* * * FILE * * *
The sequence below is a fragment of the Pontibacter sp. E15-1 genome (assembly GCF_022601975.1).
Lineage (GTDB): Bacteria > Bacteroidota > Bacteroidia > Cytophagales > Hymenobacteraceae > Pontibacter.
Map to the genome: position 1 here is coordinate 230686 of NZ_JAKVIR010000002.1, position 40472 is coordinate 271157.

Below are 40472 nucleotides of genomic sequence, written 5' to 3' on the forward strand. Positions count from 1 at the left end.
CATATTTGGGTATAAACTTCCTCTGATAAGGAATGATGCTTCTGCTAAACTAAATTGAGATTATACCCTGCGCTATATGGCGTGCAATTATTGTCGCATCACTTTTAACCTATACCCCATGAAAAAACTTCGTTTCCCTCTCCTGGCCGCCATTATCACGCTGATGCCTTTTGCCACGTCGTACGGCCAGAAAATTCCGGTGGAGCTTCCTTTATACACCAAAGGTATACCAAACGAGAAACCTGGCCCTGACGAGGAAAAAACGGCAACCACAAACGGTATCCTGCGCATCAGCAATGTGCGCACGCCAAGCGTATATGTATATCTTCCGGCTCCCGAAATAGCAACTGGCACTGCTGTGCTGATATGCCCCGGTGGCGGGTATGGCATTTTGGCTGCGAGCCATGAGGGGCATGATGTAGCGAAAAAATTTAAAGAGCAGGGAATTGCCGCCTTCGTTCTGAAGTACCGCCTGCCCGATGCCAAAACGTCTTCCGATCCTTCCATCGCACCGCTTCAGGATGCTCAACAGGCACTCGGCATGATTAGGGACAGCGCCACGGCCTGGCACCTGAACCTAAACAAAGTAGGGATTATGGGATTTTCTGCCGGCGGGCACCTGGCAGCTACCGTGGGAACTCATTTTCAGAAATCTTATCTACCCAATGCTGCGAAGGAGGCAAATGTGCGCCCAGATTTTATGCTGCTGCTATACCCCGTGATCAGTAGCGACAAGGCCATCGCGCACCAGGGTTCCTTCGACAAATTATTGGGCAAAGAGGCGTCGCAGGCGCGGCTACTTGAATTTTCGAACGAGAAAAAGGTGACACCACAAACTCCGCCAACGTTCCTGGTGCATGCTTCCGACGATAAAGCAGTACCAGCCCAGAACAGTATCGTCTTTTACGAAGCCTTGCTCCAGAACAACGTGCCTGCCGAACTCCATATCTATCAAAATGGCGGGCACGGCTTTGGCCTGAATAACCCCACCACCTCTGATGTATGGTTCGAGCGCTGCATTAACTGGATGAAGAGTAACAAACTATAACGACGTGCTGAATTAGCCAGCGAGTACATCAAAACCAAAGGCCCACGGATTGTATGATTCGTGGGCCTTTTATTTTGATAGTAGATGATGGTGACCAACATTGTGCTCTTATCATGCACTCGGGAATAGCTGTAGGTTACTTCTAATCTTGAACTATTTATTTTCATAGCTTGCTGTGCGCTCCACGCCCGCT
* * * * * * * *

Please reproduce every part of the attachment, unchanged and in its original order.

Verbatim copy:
The sequence below is a fragment of the Pontibacter sp. E15-1 genome (assembly GCF_022601975.1).
Lineage (GTDB): Bacteria > Bacteroidota > Bacteroidia > Cytophagales > Hymenobacteraceae > Pontibacter.
Map to the genome: position 1 here is coordinate 230686 of NZ_JAKVIR010000002.1, position 40472 is coordinate 271157.

Below are 40472 nucleotides of genomic sequence, written 5' to 3' on the forward strand. Positions count from 1 at the left end.
CATATTTGGGTATAAACTTCCTCTGATAAGGAATGATGCTTCTGCTAAACTAAATTGAGATTATACCCTGCGCTATATGGCGTGCAATTATTGTCGCATCACTTTTAACCTATACCCCATGAAAAAACTTCGTTTCCCTCTCCTGGCCGCCATTATCACGCTGATGCCTTTTGCCACGTCGTACGGCCAGAAAATTCCGGTGGAGCTTCCTTTATACACCAAAGGTATACCAAACGAGAAACCTGGCCCTGACGAGGAAAAAACGGCAACCACAAACGGTATCCTGCGCATCAGCAATGTGCGCACGCCAAGCGTATATGTATATCTTCCGGCTCCCGAAATAGCAACTGGCACTGCTGTGCTGATATGCCCCGGTGGCGGGTATGGCATTTTGGCTGCGAGCCATGAGGGGCATGATGTAGCGAAAAAATTTAAAGAGCAGGGAATTGCCGCCTTCGTTCTGAAGTACCGCCTGCCCGATGCCAAAACGTCTTCCGATCCTTCCATCGCACCGCTTCAGGATGCTCAACAGGCACTCGGCATGATTAGGGACAGCGCCACGGCCTGGCACCTGAACCTAAACAAAGTAGGGATTATGGGATTTTCTGCCGGCGGGCACCTGGCAGCTACCGTGGGAACTCATTTTCAGAAATCTTATCTACCCAATGCTGCGAAGGAGGCAAATGTGCGCCCAGATTTTATGCTGCTGCTATACCCCGTGATCAGTAGCGACAAGGCCATCGCGCACCAGGGTTCCTTCGACAAATTATTGGGCAAAGAGGCGTCGCAGGCGCGGCTACTTGAATTTTCGAACGAGAAAAAGGTGACACCACAAACTCCGCCAACGTTCCTGGTGCATGCTTCCGACGATAAAGCAGTACCAGCCCAGAACAGTATCGTCTTTTACGAAGCCTTGCTCCAGAACAACGTGCCTGCCGAACTCCATATCTATCAAAATGGCGGGCACGGCTTTGGCCTGAATAACCCCACCACCTCTGATGTATGGTTCGAGCGCTGCATTAACTGGATGAAGAGTAACAAACTATAACGACGTGCTGAATTAGCCAGCGAGTACATCAAAACCAAAGGCCCACGGATTGTATGATTCGTGGGCCTTTTATTTTGATAGTAGATGATGGTGACCAACATTGTGCTCTTATCATGCACTCGGGAATAGCTGTAGGTTACTTCTAATCTTGAACTATTTATTTTCATAGCTTGCTGTGCGCTCCACGCCCGCT